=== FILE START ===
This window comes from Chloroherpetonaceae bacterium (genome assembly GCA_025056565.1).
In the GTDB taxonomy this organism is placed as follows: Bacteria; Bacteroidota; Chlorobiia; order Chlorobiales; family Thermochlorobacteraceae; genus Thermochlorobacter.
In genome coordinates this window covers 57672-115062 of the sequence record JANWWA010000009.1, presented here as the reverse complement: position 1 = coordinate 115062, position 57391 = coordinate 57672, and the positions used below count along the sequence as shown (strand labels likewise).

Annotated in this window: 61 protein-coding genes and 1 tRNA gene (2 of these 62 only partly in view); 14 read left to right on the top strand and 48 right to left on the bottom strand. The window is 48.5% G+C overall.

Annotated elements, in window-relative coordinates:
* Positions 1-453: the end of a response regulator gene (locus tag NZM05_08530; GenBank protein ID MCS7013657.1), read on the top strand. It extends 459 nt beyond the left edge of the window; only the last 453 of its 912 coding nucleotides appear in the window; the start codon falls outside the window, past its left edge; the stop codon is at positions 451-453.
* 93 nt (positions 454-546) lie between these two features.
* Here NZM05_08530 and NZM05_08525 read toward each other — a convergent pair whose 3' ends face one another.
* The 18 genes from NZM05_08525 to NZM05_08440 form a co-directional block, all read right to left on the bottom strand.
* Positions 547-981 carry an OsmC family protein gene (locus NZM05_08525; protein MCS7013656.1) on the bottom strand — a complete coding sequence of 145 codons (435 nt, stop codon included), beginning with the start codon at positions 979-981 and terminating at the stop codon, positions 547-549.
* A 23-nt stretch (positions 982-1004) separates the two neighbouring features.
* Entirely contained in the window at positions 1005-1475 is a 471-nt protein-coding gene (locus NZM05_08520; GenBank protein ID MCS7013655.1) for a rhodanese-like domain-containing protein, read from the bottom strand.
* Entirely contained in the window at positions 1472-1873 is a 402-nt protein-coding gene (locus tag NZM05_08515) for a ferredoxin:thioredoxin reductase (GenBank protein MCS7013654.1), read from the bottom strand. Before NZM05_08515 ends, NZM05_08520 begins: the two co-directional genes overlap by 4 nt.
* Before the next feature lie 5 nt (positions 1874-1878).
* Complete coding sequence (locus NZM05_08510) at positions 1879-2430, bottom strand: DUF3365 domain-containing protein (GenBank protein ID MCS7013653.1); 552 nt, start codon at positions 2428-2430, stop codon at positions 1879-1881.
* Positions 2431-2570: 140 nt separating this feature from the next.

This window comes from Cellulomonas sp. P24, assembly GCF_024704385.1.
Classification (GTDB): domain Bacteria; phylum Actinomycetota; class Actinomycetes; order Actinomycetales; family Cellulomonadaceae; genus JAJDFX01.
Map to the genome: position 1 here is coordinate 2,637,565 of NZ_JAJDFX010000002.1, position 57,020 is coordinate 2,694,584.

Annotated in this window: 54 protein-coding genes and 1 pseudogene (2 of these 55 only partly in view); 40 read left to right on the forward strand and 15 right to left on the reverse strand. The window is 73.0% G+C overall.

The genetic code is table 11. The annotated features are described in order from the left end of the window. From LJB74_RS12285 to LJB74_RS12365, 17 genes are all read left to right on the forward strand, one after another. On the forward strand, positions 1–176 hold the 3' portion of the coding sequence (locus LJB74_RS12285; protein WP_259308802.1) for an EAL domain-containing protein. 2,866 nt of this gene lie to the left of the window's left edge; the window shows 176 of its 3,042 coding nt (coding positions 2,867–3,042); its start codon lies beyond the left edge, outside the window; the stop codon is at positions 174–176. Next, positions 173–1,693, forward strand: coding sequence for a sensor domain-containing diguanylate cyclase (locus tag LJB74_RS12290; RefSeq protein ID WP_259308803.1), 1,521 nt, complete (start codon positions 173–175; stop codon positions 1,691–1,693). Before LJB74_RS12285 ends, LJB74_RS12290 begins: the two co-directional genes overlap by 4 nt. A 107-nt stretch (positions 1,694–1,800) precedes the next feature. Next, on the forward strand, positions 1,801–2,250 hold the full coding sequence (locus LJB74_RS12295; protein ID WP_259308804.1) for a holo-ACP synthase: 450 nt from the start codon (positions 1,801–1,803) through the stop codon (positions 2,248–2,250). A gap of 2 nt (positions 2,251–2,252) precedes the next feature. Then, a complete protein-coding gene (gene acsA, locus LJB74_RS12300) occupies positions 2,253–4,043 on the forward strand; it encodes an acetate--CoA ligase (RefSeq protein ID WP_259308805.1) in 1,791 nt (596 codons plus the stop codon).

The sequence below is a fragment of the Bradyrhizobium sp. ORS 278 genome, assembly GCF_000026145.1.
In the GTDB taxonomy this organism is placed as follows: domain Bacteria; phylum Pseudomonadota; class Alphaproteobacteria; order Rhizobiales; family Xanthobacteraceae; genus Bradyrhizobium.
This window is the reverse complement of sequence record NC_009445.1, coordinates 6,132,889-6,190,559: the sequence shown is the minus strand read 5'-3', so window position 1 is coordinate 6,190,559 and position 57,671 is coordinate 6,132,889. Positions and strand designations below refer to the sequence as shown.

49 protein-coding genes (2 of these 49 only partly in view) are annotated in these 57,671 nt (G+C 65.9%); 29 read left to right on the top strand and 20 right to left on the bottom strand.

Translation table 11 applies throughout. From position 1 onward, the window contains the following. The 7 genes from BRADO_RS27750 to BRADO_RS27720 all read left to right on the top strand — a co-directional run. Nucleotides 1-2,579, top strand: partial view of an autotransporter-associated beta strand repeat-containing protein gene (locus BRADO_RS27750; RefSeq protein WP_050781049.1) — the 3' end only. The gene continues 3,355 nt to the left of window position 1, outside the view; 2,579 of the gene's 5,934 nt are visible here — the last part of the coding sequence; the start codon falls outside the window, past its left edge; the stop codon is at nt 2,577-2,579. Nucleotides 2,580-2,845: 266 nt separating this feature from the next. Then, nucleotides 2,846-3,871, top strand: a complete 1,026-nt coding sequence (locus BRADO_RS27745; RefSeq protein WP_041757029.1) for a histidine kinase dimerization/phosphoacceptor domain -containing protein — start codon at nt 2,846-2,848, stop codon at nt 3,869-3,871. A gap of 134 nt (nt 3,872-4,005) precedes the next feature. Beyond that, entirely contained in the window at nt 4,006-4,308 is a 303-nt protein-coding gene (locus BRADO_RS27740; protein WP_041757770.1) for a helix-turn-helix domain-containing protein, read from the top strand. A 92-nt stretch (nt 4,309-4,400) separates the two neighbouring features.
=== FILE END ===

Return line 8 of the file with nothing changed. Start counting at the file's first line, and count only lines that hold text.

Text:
* Here NZM05_08530 and NZM05_08525 read toward each other — a convergent pair whose 3' ends face one another.